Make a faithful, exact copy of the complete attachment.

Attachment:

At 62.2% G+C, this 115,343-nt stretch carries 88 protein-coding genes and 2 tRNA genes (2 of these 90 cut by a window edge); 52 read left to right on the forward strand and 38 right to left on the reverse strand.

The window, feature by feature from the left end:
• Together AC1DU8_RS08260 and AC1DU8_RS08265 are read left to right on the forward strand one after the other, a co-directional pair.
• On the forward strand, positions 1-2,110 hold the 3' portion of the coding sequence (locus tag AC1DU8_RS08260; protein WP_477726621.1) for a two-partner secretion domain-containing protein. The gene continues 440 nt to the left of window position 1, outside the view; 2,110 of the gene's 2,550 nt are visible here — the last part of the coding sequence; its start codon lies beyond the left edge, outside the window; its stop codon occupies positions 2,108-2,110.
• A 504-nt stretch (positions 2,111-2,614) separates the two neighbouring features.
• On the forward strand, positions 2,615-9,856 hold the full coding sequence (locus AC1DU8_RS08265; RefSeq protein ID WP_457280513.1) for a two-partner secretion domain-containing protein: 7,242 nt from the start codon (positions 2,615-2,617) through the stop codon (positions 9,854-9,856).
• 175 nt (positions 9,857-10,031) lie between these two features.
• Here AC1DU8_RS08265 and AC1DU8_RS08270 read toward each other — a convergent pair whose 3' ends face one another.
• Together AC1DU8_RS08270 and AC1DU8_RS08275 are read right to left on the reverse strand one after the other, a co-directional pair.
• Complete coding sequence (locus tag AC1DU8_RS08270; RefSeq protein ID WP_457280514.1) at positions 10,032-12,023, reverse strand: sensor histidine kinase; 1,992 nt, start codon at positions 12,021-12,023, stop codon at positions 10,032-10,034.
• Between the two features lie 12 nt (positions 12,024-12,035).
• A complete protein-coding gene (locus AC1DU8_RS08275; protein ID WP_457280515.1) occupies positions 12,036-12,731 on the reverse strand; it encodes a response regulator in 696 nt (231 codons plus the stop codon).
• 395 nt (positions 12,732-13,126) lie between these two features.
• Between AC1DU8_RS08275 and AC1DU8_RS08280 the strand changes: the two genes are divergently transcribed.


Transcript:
At 62.2% G+C, this 115,343-nt stretch carries 88 protein-coding genes and 2 tRNA genes (2 of these 90 cut by a window edge); 52 read left to right on the forward strand and 38 right to left on the reverse strand.

The window, feature by feature from the left end:
• Together AC1DU8_RS08260 and AC1DU8_RS08265 are read left to right on the forward strand one after the other, a co-directional pair.
• On the forward strand, positions 1-2,110 hold the 3' portion of the coding sequence (locus tag AC1DU8_RS08260; protein WP_477726621.1) for a two-partner secretion domain-containing protein. The gene continues 440 nt to the left of window position 1, outside the view; 2,110 of the gene's 2,550 nt are visible here — the last part of the coding sequence; its start codon lies beyond the left edge, outside the window; its stop codon occupies positions 2,108-2,110.
• A 504-nt stretch (positions 2,111-2,614) separates the two neighbouring features.
• On the forward strand, positions 2,615-9,856 hold the full coding sequence (locus AC1DU8_RS08265; RefSeq protein ID WP_457280513.1) for a two-partner secretion domain-containing protein: 7,242 nt from the start codon (positions 2,615-2,617) through the stop codon (positions 9,854-9,856).
• 175 nt (positions 9,857-10,031) lie between these two features.
• Here AC1DU8_RS08265 and AC1DU8_RS08270 read toward each other — a convergent pair whose 3' ends face one another.
• Together AC1DU8_RS08270 and AC1DU8_RS08275 are read right to left on the reverse strand one after the other, a co-directional pair.
• Complete coding sequence (locus tag AC1DU8_RS08270; RefSeq protein ID WP_457280514.1) at positions 10,032-12,023, reverse strand: sensor histidine kinase; 1,992 nt, start codon at positions 12,021-12,023, stop codon at positions 10,032-10,034.
• Between the two features lie 12 nt (positions 12,024-12,035).
• A complete protein-coding gene (locus AC1DU8_RS08275; protein ID WP_457280515.1) occupies positions 12,036-12,731 on the reverse strand; it encodes a response regulator in 696 nt (231 codons plus the stop codon).
• 395 nt (positions 12,732-13,126) lie between these two features.
• Between AC1DU8_RS08275 and AC1DU8_RS08280 the strand changes: the two genes are divergently transcribed.